We decided to take a trip to Otavalo, a market town about 2 hours bus ride from Quito.

Ben at the Otavalo Market "Pancho Plaza"

Ecuador Explorer writes this about Otavalo:

"The best day of the week to hit this famous and friendly corner of the Andes is Saturday, the biggest market day for gringos and locals alike. Arrive Friday afternoon, and then do what most travelers don't: set your alarm for 5:30am. After being jolted out of bed Saturday morning, walk groggy-eyed along Avenida Colon to the river and cross the bridge. Upon reaching the top of Avenida Segundo J Castro you'll find yourself in a scene reminiscent of the pages of National Geographic: the Otavalo animal market. By 6am, with the sun rising and the mountains casting improbable shadows over the town, the market is already alive with squealing pigs and clucking chickens. Plant yourself on the high grassy bank abutting the market area and watch scenes of unloading, buying, selling and bargaining unfold. Take your camera (you can happily and discreetly snap away from your grassy knoll), but leave your animal rights principles behind, as livestock tender lovin' care is not the highest priority on the day's agenda. By the time the sun clears the volcanoes at 7am, much of the day's business has already been done, and its time to head back into town to the artesania market.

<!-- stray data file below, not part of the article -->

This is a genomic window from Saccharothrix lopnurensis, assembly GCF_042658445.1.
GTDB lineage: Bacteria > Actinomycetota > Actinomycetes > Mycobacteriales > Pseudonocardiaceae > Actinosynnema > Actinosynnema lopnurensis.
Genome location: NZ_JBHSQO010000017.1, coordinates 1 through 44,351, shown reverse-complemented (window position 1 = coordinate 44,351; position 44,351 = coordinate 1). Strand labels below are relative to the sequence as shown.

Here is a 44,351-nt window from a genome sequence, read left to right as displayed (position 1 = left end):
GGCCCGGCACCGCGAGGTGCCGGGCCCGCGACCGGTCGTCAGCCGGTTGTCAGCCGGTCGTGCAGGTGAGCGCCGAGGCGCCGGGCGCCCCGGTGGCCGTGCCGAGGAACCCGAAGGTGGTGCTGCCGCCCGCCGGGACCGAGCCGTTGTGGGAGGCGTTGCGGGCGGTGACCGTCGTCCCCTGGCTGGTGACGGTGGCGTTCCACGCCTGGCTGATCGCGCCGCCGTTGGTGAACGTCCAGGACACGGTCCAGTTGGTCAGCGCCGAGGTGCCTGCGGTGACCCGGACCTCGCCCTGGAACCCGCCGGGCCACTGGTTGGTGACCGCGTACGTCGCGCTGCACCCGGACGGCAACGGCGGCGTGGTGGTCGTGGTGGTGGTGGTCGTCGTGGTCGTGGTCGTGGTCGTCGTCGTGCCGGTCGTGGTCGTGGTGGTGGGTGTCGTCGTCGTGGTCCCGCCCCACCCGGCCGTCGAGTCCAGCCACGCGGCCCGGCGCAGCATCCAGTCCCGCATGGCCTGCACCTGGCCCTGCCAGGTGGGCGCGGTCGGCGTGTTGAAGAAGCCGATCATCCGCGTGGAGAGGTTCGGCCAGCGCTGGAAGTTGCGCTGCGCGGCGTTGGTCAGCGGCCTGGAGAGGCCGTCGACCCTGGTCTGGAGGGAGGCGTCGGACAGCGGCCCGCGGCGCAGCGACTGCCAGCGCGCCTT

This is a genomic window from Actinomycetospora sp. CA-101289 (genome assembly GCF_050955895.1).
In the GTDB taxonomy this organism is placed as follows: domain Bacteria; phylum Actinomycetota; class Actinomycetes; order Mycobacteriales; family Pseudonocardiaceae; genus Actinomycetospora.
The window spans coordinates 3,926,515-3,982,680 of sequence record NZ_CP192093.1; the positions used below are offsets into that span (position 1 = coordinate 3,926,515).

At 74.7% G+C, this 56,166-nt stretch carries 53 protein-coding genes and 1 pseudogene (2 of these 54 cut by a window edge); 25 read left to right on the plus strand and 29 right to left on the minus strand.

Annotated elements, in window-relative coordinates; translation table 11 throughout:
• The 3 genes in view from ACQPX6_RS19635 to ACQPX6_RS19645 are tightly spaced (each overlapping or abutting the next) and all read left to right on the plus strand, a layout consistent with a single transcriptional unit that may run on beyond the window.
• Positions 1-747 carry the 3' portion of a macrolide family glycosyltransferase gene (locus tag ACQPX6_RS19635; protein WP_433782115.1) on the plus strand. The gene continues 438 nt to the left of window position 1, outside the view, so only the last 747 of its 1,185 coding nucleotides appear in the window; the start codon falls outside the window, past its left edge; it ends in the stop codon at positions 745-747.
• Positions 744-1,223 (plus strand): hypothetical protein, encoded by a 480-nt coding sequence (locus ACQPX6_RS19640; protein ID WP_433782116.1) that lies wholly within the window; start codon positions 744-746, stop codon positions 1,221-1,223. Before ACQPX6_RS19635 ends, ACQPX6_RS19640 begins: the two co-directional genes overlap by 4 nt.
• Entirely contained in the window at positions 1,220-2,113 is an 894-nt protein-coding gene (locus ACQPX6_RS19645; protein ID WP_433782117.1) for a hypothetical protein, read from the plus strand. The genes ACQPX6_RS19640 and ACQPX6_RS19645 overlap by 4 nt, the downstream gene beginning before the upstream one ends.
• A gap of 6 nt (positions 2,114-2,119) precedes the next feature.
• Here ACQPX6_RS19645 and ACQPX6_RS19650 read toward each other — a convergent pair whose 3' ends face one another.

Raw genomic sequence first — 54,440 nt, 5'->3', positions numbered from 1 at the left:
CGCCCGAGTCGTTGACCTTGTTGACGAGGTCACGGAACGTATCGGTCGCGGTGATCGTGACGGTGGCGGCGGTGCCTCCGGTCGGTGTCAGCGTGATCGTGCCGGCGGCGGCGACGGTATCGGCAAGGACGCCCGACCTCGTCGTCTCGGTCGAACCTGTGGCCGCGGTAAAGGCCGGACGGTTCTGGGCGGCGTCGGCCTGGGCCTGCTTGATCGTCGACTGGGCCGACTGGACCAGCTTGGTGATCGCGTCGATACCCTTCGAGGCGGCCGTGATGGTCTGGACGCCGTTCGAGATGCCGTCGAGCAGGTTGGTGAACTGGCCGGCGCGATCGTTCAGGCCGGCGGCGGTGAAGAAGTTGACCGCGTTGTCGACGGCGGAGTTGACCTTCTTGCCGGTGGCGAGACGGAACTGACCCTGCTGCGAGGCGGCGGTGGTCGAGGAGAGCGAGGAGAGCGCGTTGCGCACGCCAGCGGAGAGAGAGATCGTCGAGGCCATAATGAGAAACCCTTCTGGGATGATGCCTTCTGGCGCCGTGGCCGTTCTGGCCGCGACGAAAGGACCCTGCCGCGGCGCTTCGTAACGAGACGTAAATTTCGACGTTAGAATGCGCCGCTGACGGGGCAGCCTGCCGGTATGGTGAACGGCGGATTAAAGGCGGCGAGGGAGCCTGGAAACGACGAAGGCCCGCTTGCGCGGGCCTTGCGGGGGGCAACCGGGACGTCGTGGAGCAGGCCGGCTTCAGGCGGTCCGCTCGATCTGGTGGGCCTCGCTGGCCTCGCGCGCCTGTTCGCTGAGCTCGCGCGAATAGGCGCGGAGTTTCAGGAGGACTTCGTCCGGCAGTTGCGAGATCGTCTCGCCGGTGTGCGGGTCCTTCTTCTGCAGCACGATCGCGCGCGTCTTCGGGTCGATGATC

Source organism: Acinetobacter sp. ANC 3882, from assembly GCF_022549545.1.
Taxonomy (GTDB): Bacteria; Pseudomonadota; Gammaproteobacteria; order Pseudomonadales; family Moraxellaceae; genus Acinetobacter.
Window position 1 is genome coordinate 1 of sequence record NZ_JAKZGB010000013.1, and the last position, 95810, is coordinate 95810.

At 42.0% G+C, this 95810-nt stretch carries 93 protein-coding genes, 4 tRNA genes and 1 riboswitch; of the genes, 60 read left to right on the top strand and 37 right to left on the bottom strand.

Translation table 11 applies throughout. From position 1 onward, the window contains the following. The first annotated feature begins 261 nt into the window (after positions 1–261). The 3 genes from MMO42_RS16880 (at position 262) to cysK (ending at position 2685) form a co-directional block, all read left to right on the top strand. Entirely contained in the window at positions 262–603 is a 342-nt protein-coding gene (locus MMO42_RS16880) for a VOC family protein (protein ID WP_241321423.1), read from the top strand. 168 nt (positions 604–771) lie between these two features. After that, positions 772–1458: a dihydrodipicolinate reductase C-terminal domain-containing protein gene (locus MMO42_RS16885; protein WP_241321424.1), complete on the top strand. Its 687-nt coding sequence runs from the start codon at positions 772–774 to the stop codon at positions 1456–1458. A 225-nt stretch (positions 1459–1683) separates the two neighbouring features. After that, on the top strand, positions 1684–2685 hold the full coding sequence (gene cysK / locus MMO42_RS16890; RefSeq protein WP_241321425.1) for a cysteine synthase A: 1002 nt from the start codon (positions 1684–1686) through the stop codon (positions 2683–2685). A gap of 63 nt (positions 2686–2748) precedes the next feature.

Artesan Market

This market is centered around 'Poncho Plaza'. All day long, the whir of cotton candy machines, Andean pipe music, and Quichua, the native tongue derived from the Incan tongue, drift across the square. A blinding maze of colored textiles spills from the square out across town, encompassing the area between Quito and Calderón and Bolívar and 31 de Octubre. As you stroll the streets you'll find everything from jumpers to armadillo shell guitars, wall hangings to ceramic fried eggs. Don't restrict yourself to Poncho Plaza, as you'll probably get better bargains away from the main square (the more items you buy, the lower the prices you can haggle), and the goods on display start to diversify as the market weaves its way through the side streets.

We were able to purchase some much needed sun gear + interesting hand crafted items for our Christmas celebration. We also purhcased wool hats for use when we returned to the US.